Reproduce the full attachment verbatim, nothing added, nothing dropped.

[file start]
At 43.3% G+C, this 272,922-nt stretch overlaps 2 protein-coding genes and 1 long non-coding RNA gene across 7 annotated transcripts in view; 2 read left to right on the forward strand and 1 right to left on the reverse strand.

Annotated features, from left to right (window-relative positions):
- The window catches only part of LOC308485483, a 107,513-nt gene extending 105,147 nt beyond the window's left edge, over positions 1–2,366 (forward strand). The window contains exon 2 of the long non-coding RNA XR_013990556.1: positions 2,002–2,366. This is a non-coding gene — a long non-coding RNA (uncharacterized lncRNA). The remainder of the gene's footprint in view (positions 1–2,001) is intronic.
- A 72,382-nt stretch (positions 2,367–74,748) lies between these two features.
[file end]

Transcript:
At 43.3% G+C, this 272,922-nt stretch overlaps 2 protein-coding genes and 1 long non-coding RNA gene across 7 annotated transcripts in view; 2 read left to right on the forward strand and 1 right to left on the reverse strand.

Annotated features, from left to right (window-relative positions):
- The window catches only part of LOC308485483, a 107,513-nt gene extending 105,147 nt beyond the window's left edge, over positions 1–2,366 (forward strand). The window contains exon 2 of the long non-coding RNA XR_013990556.1: positions 2,002–2,366. This is a non-coding gene — a long non-coding RNA (uncharacterized lncRNA). The remainder of the gene's footprint in view (positions 1–2,001) is intronic.
- A 72,382-nt stretch (positions 2,367–74,748) lies between these two features.